Fears for real estate jobs amid cyclical downturn in China
Departures of some high-profile senior executives suggest Chinese developers may be forced to cut headcount due to cyclical downturn
The departure of some of the real estate industry's most prominent senior executives in China has deepened concerns as the cyclical downturn unfolds, despite signs of recent market recovery in top-tier cities under strong policy support.
Mainland Chinese media reported last week that Cai Xuemei, vice-president in charge of marketing and sales at Shimao Property Holdings, has resigned and will formally leave the mid-cap developer she has served since 2011. She is the latest in a slew of high-profile departures since the once-sizzling real estate industry slid into a downturn last February. The markets in Shenzhen, Beijing and Shanghai are recovering now after the central government cut taxes and interest rates and pumped trillions of yuan of liquidity into the economy.
But the widespread worry is that an unprecedented glut in the housing sector, which absorbs 15 per cent of China's urban jobs, will take about five years to clear and force developers to cut down their headcounts, especially in construction, marketing and sales departments.
"Traditional project managers are no longer in need," said Beijing-based head hunter Carrie Ren, who specialises in the real estate industry. "Developers are trying to recruit senior managers who have financial background or have experience in the internet world."
Funding is the lifeline for developers while the internet is rapidly becoming a platform to market their projects and even provides a future for their restructuring into new businesses.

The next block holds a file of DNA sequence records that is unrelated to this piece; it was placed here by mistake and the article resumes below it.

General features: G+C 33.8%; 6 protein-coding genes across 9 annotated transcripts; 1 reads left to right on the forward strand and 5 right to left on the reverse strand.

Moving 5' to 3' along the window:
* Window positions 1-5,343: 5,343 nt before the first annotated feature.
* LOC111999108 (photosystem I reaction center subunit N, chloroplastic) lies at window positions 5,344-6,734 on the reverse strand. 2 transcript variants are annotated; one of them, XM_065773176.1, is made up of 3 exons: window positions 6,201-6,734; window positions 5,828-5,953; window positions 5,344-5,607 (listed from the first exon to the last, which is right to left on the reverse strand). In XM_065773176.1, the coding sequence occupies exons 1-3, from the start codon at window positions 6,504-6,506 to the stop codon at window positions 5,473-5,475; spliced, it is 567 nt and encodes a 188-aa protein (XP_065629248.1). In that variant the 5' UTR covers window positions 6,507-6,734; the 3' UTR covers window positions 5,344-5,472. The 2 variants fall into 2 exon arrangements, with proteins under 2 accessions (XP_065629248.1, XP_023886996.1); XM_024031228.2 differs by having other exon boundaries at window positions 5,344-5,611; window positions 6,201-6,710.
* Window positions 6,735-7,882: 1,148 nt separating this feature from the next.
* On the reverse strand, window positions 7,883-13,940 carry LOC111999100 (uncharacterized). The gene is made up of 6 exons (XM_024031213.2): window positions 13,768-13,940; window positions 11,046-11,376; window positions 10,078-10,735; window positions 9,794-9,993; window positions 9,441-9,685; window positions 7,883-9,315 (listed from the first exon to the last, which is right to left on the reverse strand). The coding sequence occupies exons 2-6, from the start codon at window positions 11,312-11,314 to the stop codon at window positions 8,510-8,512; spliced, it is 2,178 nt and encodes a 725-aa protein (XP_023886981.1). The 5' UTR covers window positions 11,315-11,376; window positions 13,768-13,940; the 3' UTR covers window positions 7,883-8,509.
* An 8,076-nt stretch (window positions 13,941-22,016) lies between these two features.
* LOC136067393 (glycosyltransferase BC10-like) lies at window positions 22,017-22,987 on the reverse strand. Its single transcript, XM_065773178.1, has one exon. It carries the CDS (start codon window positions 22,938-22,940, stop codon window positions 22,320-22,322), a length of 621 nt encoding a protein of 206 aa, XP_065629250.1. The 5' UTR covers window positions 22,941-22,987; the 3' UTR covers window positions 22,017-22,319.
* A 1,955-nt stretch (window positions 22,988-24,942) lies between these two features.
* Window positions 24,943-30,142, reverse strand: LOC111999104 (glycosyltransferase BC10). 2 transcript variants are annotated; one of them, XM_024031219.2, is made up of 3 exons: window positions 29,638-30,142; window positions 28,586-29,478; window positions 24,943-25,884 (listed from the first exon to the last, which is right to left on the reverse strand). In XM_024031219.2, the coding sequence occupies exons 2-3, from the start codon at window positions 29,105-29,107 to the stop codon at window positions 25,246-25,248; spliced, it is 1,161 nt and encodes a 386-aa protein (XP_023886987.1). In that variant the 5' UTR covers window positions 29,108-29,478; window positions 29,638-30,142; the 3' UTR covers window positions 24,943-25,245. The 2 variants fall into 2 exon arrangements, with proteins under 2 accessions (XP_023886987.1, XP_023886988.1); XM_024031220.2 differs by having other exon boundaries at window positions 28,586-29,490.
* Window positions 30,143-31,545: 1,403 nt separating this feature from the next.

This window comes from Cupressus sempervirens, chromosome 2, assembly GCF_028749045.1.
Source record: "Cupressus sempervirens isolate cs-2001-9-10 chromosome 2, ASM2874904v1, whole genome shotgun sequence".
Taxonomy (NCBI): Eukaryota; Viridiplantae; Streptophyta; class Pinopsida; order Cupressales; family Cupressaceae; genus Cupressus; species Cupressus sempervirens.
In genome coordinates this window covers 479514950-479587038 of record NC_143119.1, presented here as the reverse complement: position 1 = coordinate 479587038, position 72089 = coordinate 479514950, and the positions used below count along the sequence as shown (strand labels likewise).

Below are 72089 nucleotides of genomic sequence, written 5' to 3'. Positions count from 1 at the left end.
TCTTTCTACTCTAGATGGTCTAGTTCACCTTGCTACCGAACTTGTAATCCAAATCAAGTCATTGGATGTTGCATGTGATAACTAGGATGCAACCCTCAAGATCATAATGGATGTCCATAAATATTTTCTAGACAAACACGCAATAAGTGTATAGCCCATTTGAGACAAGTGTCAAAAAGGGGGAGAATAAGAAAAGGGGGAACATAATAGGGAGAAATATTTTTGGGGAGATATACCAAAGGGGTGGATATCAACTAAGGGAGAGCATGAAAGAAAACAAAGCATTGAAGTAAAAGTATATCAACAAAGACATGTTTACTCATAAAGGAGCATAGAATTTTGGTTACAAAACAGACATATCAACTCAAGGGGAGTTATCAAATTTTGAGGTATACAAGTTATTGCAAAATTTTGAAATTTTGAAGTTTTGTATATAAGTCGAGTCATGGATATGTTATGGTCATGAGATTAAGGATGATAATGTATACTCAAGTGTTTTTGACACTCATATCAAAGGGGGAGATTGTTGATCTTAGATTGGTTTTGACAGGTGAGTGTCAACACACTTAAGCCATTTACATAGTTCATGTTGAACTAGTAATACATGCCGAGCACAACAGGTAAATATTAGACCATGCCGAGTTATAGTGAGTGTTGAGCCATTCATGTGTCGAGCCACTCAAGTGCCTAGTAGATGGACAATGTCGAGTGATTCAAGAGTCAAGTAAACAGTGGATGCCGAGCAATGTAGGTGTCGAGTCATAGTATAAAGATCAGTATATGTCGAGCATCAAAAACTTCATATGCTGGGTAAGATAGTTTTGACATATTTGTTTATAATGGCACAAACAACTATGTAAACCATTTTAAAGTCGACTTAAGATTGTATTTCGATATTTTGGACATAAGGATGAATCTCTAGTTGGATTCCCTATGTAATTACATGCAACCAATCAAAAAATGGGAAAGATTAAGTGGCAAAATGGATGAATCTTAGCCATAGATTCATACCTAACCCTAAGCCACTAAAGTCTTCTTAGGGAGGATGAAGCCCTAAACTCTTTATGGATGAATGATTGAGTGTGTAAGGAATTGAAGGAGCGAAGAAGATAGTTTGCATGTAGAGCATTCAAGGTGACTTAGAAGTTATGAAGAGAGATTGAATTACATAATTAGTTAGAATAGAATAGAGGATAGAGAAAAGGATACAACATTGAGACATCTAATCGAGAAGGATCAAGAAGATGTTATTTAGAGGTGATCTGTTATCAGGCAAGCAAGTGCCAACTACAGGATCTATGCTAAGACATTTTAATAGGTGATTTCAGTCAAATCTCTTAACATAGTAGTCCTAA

Cai has more than doubled Shimao's annual contracted sales revenues to more than 70 billion yuan during her stay. However, as growth in the industry is now expected to slow down after breakneck expansion in the past decade, almost all Chinese developers, including her company, are cutting back on construction this year and many have lowered their sales target to single-digit increases from previous years' annual goal of 20 to 30 per cent.
Such trends have become a hot talking point in industry gatherings after Mao Daqing, a former senior vice-president of China Vanke, left the country's biggest homebuilder in March to start his own venture. Xiao Li, another former senior vice-president, also left towards the end of last year to join a property internet start-up.
"Vanke will face some challenges in nurturing a new generation of leaders," said Carol Wu, the head of research at DBS Vickers (Hong Kong). "But their chief executive Yu Liang is still there."
These departures are stoking speculation that more prominent real estate professionals will seek better opportunities elsewhere or pursue dreams of opening their own companies to embrace an internet boom strongly encouraged by the Chinese government.
Still, the real estate industry remains a crucial driver of the broader economy and a major employer, which means policymakers will roll out measures to boost the sector when needed. That makes it still attractive to those outside.
A survey last month by Chinese career platform Zhaopin. com showed a rising number of civil servants are leaving their jobs, 34 per cent more this spring than for the same period last year, and the real estate, financial and internet industries are their favoured targets.